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Manifestos are full of points.

They are pointful.

Pointfulness is their raison d’être.

But manifesto advertising feels pretty pointLESS in this day and age.

I saw this across the tracks at Green Park.

It’s a decent ad.

Based on a strong proposition.

Based on a point of difference.

(Assuming it’s all true. Which I do.)

But it leaves me with an empty feeling, for both creative and strategic reasons.

Creative first.

It’s a decent ad, but it’s not a great ad.

As soon as you decide to write a rousing manifesto rather than letting a strong, differentiated proposition speak for itself, you also change the reader’s frame of reference.

You’re no longer asking to be compared to other ads.

You’re no longer even asking to be compared to other, great, long-copy, manifesto ads that have gone before.

(A couple of examples included for effect below).

You’re asking to be compared to any piece of rousing, stirring, manifesto style writing.

So the copywriter needs to ask herself whether she fancies herself going toe to toe with Martin Luther King.

Or John F Kennedy.

Or Winston Churchill.

The non-deluded and sensible answer will usually be no.

Because whilst there are lots of boys and girls out there who can write good ads, those that can write great copy are fewer and further between.

I don’t think this is great copy.

A manifesto writer isn’t just selling her ideas. She’s selling herself.

Whether the words actually are 100% hers or not, they have to sound like they are.

These words don’t sound like Three’s.

They sound like clever copy.

So there’s a manifesto frame of reference that works against, not for, this Three ad.

There’s also a media frame of reference that works against it.

It has been published in a BIG poster format.

This also changes the reader’s frame of reference.

No doubt the Three ad read very well as a hand-written rough on the creative team’s wall.

It no doubt it read well and looked great as a piece of artwork.

But things change when things get BIG. The medium definitely affects the message.

The IRN-BRU posters that I worked on what seems like a lifetime ago used to get a giggle at concept stage.

But when we published them as billboards they took on another dimension (pun kind of intended).

The scale of the medium added a gosh to the giggle.

“I can’t believe IRN-BRU have done this so big and so publicly.”

The medium worked for IRN-BRU.

I think it works against Three.

Running this manifesto at this size says to me that you think it is a big idea full of big thoughts.

It begs the question of whether or not I agree.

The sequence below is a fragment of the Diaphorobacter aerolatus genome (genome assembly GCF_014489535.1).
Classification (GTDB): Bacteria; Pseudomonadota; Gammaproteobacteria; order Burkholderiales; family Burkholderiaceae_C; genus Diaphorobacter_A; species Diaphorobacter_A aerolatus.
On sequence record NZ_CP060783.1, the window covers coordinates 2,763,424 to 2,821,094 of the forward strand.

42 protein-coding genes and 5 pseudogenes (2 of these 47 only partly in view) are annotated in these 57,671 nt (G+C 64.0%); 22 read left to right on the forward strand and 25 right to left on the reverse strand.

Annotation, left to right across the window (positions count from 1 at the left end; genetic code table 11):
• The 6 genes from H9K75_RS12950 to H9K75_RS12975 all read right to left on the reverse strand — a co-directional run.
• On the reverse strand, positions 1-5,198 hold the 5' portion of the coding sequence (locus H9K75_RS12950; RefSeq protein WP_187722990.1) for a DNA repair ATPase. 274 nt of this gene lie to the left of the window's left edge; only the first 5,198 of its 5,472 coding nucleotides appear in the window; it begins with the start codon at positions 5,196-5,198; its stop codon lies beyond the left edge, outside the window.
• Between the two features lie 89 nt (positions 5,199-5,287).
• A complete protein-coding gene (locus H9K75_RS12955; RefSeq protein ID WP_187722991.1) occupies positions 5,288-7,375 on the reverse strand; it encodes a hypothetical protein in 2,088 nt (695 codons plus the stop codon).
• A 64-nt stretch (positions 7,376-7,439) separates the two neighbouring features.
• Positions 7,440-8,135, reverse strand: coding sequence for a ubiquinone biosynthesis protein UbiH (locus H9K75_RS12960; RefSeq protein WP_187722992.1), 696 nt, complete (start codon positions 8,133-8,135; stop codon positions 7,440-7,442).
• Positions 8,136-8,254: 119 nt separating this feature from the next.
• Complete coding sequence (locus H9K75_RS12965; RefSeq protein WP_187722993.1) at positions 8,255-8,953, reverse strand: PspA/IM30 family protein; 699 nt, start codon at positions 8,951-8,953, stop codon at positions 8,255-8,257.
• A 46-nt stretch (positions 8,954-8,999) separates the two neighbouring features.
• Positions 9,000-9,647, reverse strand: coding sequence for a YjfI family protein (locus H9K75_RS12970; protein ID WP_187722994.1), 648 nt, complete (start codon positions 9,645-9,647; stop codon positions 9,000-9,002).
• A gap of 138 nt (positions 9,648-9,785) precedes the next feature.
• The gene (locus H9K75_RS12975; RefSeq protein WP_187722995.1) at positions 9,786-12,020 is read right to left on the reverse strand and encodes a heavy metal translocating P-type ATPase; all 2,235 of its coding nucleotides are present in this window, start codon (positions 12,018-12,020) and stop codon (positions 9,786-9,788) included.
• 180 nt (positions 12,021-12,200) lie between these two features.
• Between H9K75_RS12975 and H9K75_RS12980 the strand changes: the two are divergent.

And I don’t.

The Three ad just misses the mark for me. Not by much. But a miss is as good as a mile with manifesto ads I’m afraid.

Anyway, all that creative stuff is a side show to the main issue with this Three ad, and manifesto ads in general.

The main issue relates to strategy.

The kind of modern strategy based on actions rather than words.

Doing rather than saying.

Advertising not as the thing you do, but as the story of things that you have done.

Manifestos are based on promises of actions future.

Modern advertising (according to John at least) should be the stories of actions past.

If Three’s manifesto is based on truth it should be relatively easy for them to tell stories rather than make promises.

“The mobile network that was built for the internet” is a compelling proposition if it is supported by evidence rather than claims.

Compare and contrast Three with Apple.

This was written after not before.

After there was plenty of evidence in the public domain to support the hype.

The Apple user imagery that we had all seen with our own eyes told us that this was true. Creative people and misfits really did gravitate to Apple products.

This is a manifesto based on stories of things that Apple and Apple users had already done.

And we all “knew” Steve Jobs.

Even if we hadn’t seen him on video, speaking at some product launch or other, we at least knew of him.

We knew the name of a human being behind the brand.

And that makes an Apple manifesto more credible. There was a horse’s mouth behind this ad, we felt, rather than an ad agency.

Now compare and contrast Three with Avis.

“That’s not fair!” I hear you cry.

It’s not fair to compare a Three ad with one of the greatest brand campaigns of all time.

Actually yes it is.

This is exactly the kind of comparison begged by any manifesto ad that dares to put its head above the parapet by way of a cross-track poster at Green Park.

The people behind the Three manifesto were asking to be weighed and measured against other manifestos.

And they’ve been found wanting.

Avis advertising comes from another age.

But is carries lessons for today.

Its conviction and its power to convince comes from its understated, matter of fact tone.

Its conviction and its power to convince comes from the fact that important sections are written in the past tense.

“Above all, we’ve had to learn to stay alive.”

“And Avis itself has come out of the red into the black.”

These are actions not promises. Stories of things done.

Make your points in the real world before you make them in your advertising.

Then your ads will be pointful rather than pointless.

It feels like Three has lots of points to make, but this ad doesn’t make them.

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